The mother of one of the soldiers killed in Iraq
caused a commotion near the Veterans for Peace photo
display of the fallen soldiers at last weekend's big
antiwar protest in Washington, DC. She stood in front
of the pictures crying and yelling, demanding a piece
of tape to cover her son's face. She said she wanted
to block it out so her son could not be "used" by the "protesters" in their "propaganda."
An antiwar Marine vet who supported the display, yet
understood what he called "a mother's grief," quietly
handed her a piece of tape.
What the tape couldn't cover up, though, is that the
woman's son already had been "used" - by the US
government. He was shipped to Iraq based on lies: Iraq
never endangered the US. The same government is still
using her son and other dead GIs to promote its war,
claiming "we" must "stay the course" to "honor" the
I didn't want to state these harsh truths to the
grieving mother. I did try to explain, however, that
Veterans for Peace was "using" the photographs to
humanize the casualties, to convince Americans to stop politicians from sending more young people to die in Iraq.
The woman's husband and another pro-war veteran whose
son also was killed in Iraq stepped in and shouted at
me, saying they and other soldiers "protected our
freedoms," and that I was "lucky" to be able to
protest, "thanks to" the soldiers.
Of course soldiers have protected our freedoms, and we
honor them for that. In fact, I saw nothing but
appreciation from the protesters - the loudest cheers
of the day erupted when the Iraq Veterans Against the
War marched by. (Veterans for Peace got the second
loudest cheers.) We honor soldiers' good faith but
oppose the politicians who needlessly dump them into
I disagreed, however, with the claim that only
soldiers protected our freedoms. Protesting against
government policy, I said, protects our freedoms. So
does my work as a lawyer and law professor, in its
small way. Moreover, I continued, many Americans who
never "served" have "protected our freedoms."
Citizens who break unjust laws to challenge them in
court protect our freedoms. Men who burned their draft
cards, or who refused to give the government the power
to force them to fight in wars, protected our
freedoms. Artists who push boundaries protect our
I focused on the freedom of speech and said everyone
had a right to protest. The main threat to our freedom
of speech (and our other liberties), I continued, was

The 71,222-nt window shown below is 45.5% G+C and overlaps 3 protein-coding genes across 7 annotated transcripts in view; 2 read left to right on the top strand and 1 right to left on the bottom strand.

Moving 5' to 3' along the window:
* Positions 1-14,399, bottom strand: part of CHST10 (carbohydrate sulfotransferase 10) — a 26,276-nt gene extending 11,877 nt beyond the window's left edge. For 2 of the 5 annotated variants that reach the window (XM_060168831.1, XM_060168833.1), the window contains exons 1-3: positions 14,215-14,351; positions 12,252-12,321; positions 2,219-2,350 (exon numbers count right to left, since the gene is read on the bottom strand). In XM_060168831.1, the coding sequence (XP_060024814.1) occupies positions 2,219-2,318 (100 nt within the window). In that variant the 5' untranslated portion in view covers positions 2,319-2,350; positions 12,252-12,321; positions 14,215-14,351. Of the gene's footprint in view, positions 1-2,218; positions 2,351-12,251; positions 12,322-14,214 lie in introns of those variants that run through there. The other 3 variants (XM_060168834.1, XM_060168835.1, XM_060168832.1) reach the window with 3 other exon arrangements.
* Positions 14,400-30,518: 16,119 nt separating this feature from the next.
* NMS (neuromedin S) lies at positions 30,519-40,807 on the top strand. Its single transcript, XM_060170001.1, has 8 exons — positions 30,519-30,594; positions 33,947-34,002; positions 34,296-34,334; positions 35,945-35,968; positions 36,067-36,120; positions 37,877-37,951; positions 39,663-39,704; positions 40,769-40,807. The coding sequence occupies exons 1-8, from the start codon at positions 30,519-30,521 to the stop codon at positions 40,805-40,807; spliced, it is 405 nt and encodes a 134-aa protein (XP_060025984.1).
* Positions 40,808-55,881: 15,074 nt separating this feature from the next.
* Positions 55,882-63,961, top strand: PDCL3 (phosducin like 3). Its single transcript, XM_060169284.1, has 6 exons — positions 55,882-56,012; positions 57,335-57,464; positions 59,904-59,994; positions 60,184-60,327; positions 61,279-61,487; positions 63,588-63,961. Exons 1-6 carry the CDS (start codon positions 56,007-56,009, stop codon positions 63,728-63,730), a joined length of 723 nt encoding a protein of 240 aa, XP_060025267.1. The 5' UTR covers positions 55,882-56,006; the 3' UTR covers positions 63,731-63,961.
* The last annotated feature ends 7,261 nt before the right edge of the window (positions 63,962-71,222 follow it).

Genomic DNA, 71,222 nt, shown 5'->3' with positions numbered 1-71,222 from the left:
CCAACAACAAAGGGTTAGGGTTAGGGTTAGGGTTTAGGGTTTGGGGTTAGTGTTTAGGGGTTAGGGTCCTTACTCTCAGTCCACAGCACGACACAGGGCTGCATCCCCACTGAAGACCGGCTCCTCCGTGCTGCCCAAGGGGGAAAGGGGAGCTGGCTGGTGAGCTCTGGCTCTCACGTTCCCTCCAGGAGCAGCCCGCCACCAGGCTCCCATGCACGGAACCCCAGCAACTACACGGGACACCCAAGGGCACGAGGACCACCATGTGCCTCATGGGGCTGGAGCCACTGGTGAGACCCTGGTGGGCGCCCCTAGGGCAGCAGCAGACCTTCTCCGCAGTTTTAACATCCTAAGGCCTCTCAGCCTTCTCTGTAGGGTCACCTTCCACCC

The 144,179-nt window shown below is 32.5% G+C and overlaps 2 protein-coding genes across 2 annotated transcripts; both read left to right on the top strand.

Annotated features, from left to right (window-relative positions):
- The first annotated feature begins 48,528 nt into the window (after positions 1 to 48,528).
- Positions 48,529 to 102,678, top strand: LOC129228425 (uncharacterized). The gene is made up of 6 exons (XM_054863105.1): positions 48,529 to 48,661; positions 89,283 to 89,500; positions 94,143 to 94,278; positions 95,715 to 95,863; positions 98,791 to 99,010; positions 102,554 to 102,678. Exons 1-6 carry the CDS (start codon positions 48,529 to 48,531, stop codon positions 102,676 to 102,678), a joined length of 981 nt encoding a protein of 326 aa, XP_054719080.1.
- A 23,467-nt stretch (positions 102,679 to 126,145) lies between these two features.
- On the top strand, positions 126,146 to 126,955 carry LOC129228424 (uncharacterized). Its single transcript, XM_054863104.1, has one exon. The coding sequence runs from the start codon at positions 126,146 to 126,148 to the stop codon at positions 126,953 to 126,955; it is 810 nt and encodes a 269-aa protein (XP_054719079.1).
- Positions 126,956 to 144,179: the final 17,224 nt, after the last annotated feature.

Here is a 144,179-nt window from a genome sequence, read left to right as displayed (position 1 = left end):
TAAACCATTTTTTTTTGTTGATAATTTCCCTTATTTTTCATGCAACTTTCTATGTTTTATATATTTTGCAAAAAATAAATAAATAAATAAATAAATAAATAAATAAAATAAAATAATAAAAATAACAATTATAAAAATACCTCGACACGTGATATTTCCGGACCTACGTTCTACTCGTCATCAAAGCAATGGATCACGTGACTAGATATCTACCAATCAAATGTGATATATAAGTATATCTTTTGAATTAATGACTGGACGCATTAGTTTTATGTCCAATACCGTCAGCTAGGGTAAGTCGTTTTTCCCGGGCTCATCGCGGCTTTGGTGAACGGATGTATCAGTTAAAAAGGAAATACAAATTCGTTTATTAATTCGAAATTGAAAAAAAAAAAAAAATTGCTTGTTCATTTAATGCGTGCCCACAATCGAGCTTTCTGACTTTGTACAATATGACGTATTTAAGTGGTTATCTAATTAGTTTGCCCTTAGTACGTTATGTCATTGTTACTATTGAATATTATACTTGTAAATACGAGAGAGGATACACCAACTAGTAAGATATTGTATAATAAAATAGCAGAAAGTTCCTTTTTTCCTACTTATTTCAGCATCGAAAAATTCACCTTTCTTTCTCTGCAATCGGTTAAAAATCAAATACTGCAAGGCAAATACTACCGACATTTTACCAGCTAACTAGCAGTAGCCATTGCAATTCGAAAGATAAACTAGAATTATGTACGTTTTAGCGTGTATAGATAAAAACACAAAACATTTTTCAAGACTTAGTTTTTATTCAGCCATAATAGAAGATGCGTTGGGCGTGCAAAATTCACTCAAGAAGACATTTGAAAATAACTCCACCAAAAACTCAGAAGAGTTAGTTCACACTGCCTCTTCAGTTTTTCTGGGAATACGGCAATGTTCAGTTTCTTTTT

our own government. To strengthen that point, I
pulled out my pocket copy of the US Constitution and
read the First Amendment out loud. It doesn't mention
foreign threats. It warns against our own government's violating our freedom of the press, of speech, of assembly, of petitioning the government, of religion.
Americans who criticize the protesters should read our Constitution. This includes Senator Jeff Sessions (R-Alabama), who told Sunday's small pro-war "counter-protest," "The group who spoke here the other day did not represent the American ideals of freedom, liberty, and spreading that around the world. I frankly don't know what they represent, other than to blame America first."
The people at last Saturday's protest were guarding
all our freedoms, including the soldiers' freedoms -
including their right not to be used by their own
government to wage an unjustifiable war that benefits
only a few elites. The protesters didn't represent
"blame America first'; they represented the ideals in
One of the men I'd been arguing with looked at my
battered copy of the Constitution and asked, "Is that
for me?" I've carried that little book around with me
for years, and I'm attached to it. But something came
over me, and I handed it to him. I asked him to read
it. He said he would and walked away.
Perhaps he will read it. And then perhaps he and
other pro-war veterans and parents of soldiers killed
in Iraq will vent their rage at the government, and
its pom-pom boys such as Senator Sessions. Thanks to
the protesters and other Americans who've stood up to
our government, they'll be able to do that when they
figure out who's really using their sons.
Brian J. Foley is a professor at Florida Coastal
School of Law. He can be reached at: